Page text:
How to use MySQL to Limit secondary results

I've been thinking on this one and it's stumped me.  

I need to query a user table (dhcpclients) for all users (31 records) and include 25 rows for each user from another table (logs). So the end result is 775 rows- 25 for each 31. Make sense?

Attached is the code I'm working with.  

The query that makes up the "join" in there works fine but obviously stops at the limit- which is this case would be one user record with 25 of the log table records. the problem is if I move the limit up it's not going to move to the next user until it's exhausted all the matches in the log table. I need it to quit after 25 and move to the next user.

Make sense?


SELECT dhcp.machinename, log1.* FROM dhcpclients dhcp
JOIN (
SELECT DATE(logs.date) AS 'Date', SUBSTRING_INDEX(SUBSTRING_INDEX(logs.request,'://',-1),'/',1) AS 'Site',
COUNT(logs.request) AS 'Hits',
FORMAT(SUM(logs.elapsed)/1000,2) AS 'Xfr Time(sec)', FORMAT(SUM(logs.bytes)/1024,2) AS 'KB Txfrd',
FORMAT((((SUM(logs.bytes)/1024)/1024)*8)/(SUM(logs.elapsed)/1000),2) AS 'Mbits/s', logs.ip
FROM logs 
WHERE logs.request NOT LIKE '[%' AND SUBSTRING_INDEX(SUBSTRING_INDEX(logs.request,'://',-1),'/',1) NOT LIKE '%knothe.com%'
AND DATE(logs.date) = DATE(NOW())
GROUP BY DATE(logs.date),logs.ip, SUBSTRING_INDEX(SUBSTRING_INDEX(logs.request,'://',-1),'/',1)
ORDER BY DATE(logs.date) DESC, COUNT(logs.request)DESC, SUM(bytes)/1024 DESC
LIMIT 25 ) 

log1 ON log1.ip = dhcp.ipaddress 

ORDER BY dhcp.machinename ASC

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digitalwavIT Infrastructure ManagerAsked:
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APNFSSCConnect With a Mentor Commented:
digitalwav I think what you are after is a store procedure, so that you can loop through the subnets.

http://www.mysqltutorial.org/mysql-stored-procedure-tutorial.aspx

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APNFSSCCommented:
Does your logs table have a primary auto incrementing key?

In this thread a method is described but it looks to me that it requires the key to work.

http://forums.mysql.com/read.php?20,135077,135077#msg-135077

First post then result

http://forums.mysql.com/read.php?20,135077,135107#msg-135107

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raulggonzalezCommented:
Hi,

This works for MSSQL, but maybe you can make it work in MySQL ...

It's just an example with 2 tables, parent and child 1 to many.


Hope it helps
SELECT *  FROM 
	(SELECT RANK() OVER 
			(PARTITION BY Parent.ID ORDER BY Child.ID ASC) AS [RANK], Parent.ID, Child.ID as childID
		FROM XXXXX AS Parent
			INNER JOIN YYYYY AS Child
				ON Child.parentID = Parent.ID
	) AS TB
WHERE TB.[RANK] <= 25

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digitalwavIT Infrastructure ManagerAuthor Commented:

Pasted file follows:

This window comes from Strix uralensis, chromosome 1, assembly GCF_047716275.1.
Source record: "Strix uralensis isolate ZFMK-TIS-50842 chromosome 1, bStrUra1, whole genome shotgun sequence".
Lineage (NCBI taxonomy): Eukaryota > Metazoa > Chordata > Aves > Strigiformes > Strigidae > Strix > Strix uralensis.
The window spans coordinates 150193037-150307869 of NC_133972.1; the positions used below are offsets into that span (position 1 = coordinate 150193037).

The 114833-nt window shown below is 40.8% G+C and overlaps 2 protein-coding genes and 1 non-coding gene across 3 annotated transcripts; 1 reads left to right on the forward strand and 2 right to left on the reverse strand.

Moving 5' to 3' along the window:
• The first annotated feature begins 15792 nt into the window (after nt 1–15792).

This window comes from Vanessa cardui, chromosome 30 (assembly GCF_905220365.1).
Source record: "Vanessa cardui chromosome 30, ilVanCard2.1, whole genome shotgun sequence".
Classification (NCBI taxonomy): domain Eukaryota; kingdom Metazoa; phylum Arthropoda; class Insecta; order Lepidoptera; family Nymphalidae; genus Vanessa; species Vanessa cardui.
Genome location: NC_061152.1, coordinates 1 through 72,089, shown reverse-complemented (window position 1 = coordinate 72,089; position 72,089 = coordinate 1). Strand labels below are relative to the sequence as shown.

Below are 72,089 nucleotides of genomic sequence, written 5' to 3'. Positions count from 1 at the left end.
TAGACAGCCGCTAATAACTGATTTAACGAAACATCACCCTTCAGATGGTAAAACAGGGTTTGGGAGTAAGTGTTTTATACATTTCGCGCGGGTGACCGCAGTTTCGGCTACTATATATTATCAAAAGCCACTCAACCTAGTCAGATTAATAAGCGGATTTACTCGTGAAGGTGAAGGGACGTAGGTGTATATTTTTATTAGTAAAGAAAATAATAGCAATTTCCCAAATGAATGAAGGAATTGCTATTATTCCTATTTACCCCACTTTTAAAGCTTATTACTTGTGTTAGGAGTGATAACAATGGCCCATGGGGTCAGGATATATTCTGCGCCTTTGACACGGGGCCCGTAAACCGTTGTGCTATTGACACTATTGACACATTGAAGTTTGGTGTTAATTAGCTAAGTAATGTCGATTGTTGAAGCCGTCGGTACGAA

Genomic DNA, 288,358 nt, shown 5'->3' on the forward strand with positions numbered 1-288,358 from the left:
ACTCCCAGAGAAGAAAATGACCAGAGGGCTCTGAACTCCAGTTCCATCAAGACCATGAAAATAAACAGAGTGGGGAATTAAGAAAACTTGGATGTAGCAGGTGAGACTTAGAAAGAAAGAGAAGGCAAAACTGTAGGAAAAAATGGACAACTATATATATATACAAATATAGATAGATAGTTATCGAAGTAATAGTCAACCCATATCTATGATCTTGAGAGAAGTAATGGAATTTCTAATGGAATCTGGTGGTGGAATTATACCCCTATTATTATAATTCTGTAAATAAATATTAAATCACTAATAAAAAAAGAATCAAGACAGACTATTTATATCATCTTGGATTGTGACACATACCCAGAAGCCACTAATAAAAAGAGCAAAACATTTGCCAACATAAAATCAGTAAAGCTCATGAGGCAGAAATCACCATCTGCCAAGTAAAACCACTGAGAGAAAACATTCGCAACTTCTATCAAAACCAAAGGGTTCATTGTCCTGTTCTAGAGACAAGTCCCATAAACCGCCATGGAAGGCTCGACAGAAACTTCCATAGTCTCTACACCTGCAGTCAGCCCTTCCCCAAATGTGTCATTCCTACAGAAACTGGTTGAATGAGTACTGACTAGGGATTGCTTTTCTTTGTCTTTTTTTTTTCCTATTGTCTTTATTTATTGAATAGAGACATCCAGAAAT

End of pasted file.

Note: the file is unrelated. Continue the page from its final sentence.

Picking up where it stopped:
Yes it has a auto increment key. I'll check out the thread you're referring to.
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digitalwavIT Infrastructure ManagerAuthor Commented:
Ok, I tried the having count(xx.xx) idea and the results don't make any sense.  The rank idea doesn't work unless the rank can reset after each change in column 'machine name'

This simply may not be possible in pure sql. I may have to do it in php.
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digitalwavIT Infrastructure ManagerAuthor Commented:
Let me try to explain this another way. I want the top 25 sites by machine_name. In this case the query I have gives ALL sites by machine_name for the day. If I just add limit to the statement it limits the overall results to 25, not the result by machine_name.
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raulggonzalezCommented:
the idea of RANK is exactly what you want, I tried in my MS SQL database and it will return exactly what you need.

SELECT RANK() OVER
                  (PARTITION BY Parent.ID ORDER BY Child.ID ASC)

Gives a rank for every parentID so you will have
 
Parent   Child
1             1
1             2
1             3
2             1
2             2

and so on...

however I don't know how you can 'translate' this into MySql ...

Cheers
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raulggonzalezCommented:
Sorry, the name of the columns is not right, It'll be like this

Parent   [RANK]
1             1
1             2
1             3
2             1
2             2
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digitalwavIT Infrastructure ManagerAuthor Commented:
I'll see what I can come up with. MySQL can do something similar to Rank. I'll show my work when done.
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digitalwavIT Infrastructure ManagerAuthor Commented:
The rank idea doesn't work. The only rank method for mysql is basically a counter 'column' which results in each record getting a consecutively higher number.  There is no way to reset that counter that I can see when then parent column changes to a new value.
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digitalwavIT Infrastructure ManagerAuthor Commented:
yup, APNFSSC, that's what I'm going to have to do. Thanks for the pointer. I was hoping to avoid procedures.
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